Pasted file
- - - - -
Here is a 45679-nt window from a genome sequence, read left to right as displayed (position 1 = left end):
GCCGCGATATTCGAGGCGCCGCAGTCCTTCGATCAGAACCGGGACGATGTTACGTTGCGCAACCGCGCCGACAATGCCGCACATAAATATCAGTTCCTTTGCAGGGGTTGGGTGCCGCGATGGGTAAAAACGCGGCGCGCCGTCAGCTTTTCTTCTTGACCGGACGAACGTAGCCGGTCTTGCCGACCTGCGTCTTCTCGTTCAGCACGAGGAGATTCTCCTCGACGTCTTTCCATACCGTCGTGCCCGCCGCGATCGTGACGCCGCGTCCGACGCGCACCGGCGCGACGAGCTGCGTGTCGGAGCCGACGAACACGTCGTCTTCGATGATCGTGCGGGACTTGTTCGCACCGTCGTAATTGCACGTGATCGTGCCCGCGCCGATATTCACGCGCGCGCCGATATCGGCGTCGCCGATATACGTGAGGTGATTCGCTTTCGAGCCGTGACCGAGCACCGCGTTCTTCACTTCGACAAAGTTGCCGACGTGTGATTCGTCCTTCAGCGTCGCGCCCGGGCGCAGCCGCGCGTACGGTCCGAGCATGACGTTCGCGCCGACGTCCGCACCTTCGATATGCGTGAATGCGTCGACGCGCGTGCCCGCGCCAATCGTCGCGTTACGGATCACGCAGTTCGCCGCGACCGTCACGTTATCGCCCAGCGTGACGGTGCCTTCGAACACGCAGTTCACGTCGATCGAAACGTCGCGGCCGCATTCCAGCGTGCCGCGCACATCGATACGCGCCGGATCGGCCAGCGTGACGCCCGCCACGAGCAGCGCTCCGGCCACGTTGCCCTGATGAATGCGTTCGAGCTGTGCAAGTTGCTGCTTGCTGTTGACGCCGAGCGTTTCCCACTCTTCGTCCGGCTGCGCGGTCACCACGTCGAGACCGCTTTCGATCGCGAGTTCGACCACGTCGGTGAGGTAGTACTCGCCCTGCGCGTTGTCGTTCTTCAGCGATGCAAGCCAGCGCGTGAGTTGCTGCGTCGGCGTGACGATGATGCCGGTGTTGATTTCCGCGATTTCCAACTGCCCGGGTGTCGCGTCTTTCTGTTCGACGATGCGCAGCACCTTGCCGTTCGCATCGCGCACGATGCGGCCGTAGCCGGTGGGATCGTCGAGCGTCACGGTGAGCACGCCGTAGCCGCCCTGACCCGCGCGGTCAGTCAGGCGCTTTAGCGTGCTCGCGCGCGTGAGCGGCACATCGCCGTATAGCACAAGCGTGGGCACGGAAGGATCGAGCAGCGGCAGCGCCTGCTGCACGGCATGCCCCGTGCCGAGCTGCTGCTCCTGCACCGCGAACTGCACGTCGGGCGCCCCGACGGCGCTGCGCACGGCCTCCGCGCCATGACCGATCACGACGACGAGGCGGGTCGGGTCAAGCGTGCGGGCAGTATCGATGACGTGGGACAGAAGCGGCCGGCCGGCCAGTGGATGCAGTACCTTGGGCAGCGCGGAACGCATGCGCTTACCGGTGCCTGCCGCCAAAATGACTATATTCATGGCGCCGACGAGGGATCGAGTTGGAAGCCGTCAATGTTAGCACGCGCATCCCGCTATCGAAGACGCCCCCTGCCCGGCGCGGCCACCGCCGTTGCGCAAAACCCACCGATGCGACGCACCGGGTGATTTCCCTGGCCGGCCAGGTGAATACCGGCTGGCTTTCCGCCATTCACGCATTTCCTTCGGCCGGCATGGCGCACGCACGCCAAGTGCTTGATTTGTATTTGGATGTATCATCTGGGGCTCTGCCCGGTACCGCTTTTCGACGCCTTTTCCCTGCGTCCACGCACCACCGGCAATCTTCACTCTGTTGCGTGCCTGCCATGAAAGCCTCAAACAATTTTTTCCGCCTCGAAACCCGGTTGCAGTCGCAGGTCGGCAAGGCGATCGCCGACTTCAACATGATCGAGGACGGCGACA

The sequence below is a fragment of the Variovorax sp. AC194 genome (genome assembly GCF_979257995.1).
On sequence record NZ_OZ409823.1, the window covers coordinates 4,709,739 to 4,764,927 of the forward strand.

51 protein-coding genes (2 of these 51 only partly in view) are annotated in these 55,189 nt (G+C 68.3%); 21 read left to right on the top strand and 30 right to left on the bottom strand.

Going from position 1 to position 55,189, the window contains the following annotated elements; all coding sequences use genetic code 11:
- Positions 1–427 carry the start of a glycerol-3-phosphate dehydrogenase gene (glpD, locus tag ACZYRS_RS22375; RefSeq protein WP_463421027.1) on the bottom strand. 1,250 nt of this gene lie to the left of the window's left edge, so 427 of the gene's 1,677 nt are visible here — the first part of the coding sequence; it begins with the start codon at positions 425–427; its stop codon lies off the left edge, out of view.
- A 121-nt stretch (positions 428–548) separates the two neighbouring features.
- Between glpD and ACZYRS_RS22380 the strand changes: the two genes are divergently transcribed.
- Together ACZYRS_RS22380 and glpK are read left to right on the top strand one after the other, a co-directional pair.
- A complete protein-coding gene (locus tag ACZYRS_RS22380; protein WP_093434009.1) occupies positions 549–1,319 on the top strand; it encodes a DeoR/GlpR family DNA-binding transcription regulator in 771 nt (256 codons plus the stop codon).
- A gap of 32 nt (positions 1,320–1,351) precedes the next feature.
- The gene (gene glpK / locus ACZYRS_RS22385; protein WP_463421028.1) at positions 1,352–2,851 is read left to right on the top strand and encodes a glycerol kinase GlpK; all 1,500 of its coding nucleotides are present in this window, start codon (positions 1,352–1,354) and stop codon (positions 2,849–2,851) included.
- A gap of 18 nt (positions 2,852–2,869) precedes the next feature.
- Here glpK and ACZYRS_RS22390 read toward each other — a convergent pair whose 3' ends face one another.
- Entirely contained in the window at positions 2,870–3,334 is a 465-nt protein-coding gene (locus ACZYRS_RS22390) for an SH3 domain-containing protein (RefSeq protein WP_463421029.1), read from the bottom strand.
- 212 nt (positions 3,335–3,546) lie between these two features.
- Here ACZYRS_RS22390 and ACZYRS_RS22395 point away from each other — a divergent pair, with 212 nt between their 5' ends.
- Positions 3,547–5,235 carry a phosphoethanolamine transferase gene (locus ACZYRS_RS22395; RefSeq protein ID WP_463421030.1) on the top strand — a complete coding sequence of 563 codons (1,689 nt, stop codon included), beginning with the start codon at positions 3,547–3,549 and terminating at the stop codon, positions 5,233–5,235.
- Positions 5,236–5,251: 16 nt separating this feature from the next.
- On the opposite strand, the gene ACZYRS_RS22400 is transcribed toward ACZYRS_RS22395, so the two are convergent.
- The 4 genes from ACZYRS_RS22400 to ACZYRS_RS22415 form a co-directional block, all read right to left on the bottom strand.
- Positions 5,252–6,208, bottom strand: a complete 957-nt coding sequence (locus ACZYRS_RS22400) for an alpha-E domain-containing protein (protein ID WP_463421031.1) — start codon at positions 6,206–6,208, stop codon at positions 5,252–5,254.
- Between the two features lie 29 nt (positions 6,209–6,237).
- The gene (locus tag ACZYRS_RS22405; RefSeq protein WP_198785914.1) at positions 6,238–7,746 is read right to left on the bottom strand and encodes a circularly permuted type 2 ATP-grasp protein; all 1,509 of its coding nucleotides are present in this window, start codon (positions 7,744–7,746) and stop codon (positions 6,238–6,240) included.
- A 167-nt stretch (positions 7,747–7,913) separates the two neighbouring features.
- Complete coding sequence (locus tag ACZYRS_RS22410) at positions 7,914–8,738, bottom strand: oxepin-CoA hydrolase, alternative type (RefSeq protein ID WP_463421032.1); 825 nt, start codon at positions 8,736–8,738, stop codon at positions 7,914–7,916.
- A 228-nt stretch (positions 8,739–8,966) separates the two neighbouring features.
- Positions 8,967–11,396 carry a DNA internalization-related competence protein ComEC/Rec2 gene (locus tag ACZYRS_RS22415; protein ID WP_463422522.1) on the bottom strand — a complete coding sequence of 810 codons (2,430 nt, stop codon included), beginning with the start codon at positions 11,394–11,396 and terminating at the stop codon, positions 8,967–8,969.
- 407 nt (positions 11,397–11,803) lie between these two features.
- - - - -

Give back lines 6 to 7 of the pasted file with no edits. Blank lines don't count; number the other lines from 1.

Going from position 1 to position 55,189, the window contains the following annotated elements; all coding sequences use genetic code 11:
- Positions 1–427 carry the start of a glycerol-3-phosphate dehydrogenase gene (glpD, locus tag ACZYRS_RS22375; RefSeq protein WP_463421027.1) on the bottom strand. 1,250 nt of this gene lie to the left of the window's left edge, so 427 of the gene's 1,677 nt are visible here — the first part of the coding sequence; it begins with the start codon at positions 425–427; its stop codon lies off the left edge, out of view.